A Vermont City Cut The Police Budget. Now People Won’t Speak Out For Fear Of Being Called A ‘Racist.’

Last year, Burlington, Vermont, cut its police budget by nearly 30% through attrition. Now, people are afraid to speak up because they know they’ll be called a “racist.”

It’s been more than a year and a half since the city cut its police budget, and now even the city council r who proposed the cut is unhappy with the consequences.

“We’re in a situation that I think nobody wanted us to get to,” Burlington Councilor Zoraya Hightower told NBC News. Hightower, a member of the local Progressive Party, introduced the resolution in June 2020, though some of it was written by the activist group Vermont Racial Justice Alliance. Hightower had been in her position just three months when she proposed the resolution. During that time, major cities across the country erupted into violent riots following the death of George Floyd by ex-Minneapolis cop Derek Chauvin, who was convicted of Floyd’s murder.

The alliance on June 12, 2020 “published a letter to the City Council on its website, demanding an apology and reparations for Burlington’s role in chattel slavery and a restructuring of public safety, including, among other steps, an immediate 30 percent reduction in the number of police officers,” NBC reported. Hightower included some of these proposals in her resolution, which also included ending the school resource officer program and giving the reduced funds to social and racial justice causes.

The move to slash the police budget, however, has led city leaders, as NBC reported, “to reckon with the unintended consequences of that decision, including problems with public safety and quality of life, police and residents say.”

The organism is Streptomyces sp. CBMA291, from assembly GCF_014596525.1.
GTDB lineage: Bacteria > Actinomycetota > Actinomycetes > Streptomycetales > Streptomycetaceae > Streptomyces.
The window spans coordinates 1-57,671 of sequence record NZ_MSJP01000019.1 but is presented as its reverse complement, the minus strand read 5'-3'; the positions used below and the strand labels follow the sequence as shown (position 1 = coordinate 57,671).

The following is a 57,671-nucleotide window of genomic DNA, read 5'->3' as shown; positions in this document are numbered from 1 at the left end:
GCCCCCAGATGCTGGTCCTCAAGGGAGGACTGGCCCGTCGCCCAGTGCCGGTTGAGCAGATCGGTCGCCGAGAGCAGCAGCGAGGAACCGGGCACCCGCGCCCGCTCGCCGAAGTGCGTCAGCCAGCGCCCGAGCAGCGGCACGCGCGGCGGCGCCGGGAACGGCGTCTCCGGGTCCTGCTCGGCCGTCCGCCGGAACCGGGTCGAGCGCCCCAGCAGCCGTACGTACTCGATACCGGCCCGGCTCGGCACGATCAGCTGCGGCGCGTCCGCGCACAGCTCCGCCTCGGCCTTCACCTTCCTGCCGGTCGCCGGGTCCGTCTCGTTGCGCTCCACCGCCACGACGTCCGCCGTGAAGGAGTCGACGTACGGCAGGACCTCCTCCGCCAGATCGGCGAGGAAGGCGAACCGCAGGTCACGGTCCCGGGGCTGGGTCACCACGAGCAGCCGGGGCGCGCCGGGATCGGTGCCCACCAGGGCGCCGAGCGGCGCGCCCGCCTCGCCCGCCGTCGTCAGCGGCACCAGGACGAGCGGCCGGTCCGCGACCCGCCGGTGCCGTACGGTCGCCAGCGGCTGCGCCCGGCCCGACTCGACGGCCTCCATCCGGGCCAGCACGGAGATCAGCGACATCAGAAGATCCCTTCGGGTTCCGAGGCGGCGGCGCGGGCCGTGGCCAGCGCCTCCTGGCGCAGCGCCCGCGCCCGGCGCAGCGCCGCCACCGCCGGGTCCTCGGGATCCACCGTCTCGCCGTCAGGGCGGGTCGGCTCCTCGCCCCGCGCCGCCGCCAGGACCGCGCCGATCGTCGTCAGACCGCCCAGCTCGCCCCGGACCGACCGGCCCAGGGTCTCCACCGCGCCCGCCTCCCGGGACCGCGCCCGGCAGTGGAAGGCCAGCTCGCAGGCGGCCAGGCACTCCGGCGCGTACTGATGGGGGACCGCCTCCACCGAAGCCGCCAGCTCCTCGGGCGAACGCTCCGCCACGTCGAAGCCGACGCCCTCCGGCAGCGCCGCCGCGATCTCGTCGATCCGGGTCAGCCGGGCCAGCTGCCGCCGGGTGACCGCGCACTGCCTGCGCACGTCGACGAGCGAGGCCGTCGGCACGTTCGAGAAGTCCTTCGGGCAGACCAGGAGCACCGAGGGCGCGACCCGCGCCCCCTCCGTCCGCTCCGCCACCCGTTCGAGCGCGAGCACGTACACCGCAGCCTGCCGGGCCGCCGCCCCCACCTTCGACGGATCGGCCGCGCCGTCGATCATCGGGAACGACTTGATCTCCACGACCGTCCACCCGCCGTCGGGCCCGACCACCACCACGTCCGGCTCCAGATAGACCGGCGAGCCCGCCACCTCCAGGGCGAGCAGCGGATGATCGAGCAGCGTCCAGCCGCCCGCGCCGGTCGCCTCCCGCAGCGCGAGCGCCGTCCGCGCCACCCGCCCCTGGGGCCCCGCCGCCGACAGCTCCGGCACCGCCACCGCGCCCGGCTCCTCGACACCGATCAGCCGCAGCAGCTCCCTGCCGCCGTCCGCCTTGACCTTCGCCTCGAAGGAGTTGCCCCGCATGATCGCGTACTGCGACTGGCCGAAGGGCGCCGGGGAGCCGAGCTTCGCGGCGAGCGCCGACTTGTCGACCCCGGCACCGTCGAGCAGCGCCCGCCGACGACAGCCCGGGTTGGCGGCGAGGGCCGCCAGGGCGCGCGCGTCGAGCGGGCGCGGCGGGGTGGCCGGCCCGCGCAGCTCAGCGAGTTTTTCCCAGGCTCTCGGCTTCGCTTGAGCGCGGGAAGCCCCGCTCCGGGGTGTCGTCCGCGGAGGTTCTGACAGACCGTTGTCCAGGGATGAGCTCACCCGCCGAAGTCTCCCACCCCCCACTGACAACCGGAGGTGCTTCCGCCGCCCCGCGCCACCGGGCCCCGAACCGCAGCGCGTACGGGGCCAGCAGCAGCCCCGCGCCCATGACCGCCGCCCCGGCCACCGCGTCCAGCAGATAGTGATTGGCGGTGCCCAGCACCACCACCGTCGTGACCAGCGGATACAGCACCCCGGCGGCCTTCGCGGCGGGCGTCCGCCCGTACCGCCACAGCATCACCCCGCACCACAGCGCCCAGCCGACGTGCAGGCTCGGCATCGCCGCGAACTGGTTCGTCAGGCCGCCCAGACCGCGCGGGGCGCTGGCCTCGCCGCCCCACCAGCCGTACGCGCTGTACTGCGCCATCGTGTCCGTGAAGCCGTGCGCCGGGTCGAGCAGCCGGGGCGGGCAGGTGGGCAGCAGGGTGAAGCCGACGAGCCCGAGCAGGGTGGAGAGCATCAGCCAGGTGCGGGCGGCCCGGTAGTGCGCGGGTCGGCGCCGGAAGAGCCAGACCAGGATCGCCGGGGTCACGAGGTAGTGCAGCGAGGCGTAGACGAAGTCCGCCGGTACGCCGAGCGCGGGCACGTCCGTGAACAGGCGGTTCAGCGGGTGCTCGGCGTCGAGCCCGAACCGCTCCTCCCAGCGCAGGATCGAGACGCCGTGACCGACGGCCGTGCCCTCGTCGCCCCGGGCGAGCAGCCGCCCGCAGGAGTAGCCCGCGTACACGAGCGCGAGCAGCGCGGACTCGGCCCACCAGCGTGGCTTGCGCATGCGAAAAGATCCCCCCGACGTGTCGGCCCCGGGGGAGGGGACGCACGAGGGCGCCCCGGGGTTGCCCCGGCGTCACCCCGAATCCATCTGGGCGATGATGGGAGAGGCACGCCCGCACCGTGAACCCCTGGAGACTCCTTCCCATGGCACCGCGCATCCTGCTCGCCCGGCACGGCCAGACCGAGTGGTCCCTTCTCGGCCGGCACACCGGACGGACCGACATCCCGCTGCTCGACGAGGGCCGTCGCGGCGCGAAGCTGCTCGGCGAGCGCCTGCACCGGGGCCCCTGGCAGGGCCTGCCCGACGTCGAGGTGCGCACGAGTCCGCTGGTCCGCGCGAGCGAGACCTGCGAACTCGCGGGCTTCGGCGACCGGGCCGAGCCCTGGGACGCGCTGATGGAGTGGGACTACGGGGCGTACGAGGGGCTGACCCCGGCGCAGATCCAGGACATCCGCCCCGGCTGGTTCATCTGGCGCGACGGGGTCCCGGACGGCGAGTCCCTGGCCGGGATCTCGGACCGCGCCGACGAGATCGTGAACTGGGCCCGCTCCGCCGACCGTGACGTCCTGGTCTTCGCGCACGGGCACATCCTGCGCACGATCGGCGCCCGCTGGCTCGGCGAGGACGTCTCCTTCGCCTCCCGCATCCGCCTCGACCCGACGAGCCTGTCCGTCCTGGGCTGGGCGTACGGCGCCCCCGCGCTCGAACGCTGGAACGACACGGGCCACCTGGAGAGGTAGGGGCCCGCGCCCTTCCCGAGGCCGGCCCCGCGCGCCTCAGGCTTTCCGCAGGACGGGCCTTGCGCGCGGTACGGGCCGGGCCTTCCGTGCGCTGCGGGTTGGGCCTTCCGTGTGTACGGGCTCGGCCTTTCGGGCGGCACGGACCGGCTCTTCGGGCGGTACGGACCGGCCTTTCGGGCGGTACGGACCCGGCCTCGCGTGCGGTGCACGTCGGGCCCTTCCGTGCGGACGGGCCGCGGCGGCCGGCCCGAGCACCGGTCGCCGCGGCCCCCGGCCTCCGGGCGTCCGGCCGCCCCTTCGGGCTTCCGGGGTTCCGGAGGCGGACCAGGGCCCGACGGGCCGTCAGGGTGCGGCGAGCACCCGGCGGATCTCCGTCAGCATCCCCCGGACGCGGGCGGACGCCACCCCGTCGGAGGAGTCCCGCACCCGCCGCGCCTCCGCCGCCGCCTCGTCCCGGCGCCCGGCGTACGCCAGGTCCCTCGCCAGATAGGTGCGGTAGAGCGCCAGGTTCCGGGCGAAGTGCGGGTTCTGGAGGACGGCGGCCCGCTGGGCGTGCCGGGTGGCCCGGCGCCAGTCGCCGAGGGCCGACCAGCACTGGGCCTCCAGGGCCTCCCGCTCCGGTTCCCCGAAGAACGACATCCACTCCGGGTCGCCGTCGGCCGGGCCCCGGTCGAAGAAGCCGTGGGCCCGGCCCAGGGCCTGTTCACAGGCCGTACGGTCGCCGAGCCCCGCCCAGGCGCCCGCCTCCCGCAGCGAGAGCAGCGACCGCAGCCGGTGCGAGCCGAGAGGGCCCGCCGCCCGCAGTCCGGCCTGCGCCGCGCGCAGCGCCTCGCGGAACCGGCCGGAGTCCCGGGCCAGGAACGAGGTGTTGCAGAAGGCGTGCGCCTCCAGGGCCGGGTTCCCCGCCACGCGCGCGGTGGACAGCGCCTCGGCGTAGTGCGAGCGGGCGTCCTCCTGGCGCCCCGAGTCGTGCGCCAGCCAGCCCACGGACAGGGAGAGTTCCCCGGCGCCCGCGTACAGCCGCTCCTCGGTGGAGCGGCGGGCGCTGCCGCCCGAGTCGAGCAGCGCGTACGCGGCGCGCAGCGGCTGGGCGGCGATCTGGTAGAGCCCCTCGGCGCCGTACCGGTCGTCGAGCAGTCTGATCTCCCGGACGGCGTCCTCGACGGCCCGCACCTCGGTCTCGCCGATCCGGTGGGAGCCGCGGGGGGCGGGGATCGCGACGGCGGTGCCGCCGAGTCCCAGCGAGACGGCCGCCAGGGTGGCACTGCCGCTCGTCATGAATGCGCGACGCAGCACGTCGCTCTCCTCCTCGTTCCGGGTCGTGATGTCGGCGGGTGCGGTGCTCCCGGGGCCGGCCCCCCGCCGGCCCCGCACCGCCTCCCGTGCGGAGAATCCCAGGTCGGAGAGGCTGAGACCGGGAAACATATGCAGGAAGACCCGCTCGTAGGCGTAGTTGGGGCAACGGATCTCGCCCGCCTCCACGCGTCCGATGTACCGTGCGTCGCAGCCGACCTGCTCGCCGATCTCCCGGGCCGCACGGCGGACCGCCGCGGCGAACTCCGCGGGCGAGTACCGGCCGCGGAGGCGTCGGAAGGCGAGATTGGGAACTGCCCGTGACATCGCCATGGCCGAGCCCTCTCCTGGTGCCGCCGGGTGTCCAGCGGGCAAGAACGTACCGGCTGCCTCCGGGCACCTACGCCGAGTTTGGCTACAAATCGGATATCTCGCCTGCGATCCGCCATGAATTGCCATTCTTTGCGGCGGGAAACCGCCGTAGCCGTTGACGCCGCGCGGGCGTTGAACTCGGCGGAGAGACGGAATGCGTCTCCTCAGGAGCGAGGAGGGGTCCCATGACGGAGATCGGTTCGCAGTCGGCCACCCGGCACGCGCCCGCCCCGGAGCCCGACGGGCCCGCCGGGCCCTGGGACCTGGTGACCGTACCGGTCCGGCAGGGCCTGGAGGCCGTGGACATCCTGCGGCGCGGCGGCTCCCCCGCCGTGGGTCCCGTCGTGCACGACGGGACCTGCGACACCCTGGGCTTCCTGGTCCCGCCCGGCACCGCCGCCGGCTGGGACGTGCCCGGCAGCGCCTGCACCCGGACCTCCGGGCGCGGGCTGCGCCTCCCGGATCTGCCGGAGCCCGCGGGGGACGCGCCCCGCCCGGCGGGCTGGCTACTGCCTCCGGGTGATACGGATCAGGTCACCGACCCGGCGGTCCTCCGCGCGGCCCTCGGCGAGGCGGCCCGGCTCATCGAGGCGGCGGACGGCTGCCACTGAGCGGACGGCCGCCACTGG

Mayor Miro Weinberger, a Democrat who didn’t support the cuts to the police department, told the outlet “There’s a lot of damage that has been done in the last 16 months.”

From NBC:

Historically, the city’s property crime rate has been slightly higher than the national average, but the violent crime rate has been lower. The overall number of incidents, meaning calls that bring police responses, has decreased every year since 2016, and the number of high-priority incidents, including violent crimes, makes up less than 10 percent of the total. Before defunding and Covid, officers spent a little over half their time on quality-of-life issues, such as noise complaints and intoxication.

The unintended consequences of the resolution apparently showed up quickly, NBC reported. The council thought attrition would take years, but it was completed in months, leaving the police department understaffed. Police officers left en masse, leaving only about five to patrol at night. The police have had to shift focus to high-priority crimes and less on quality of life issues. Burglary, vehicle theft, mental health issues, and overdoses all increased with fewer cops on patrol. On the whole, the Burlington Police Department logged 11% fewer incidents in 2021 than 2020, but it is unclear whether this is due to less crime or fewer police being able to respond.

“The exit interviews have been pretty clear that it was about a lack of support in a political sense,” Police Chief Jon Murad told the outlet. “And a sense of saying: ‘This is not how I want to serve anymore. I don’t feel valued.’”

Local business owner Mark Bouchett told NBC that people were afraid to speak out about the problems that have arisen due to the reduced police force.

“If you speak out against defunding the police force, you’re labeled a racist,” he told NBC. “Or at least an idiot that doesn’t understand the problem.”

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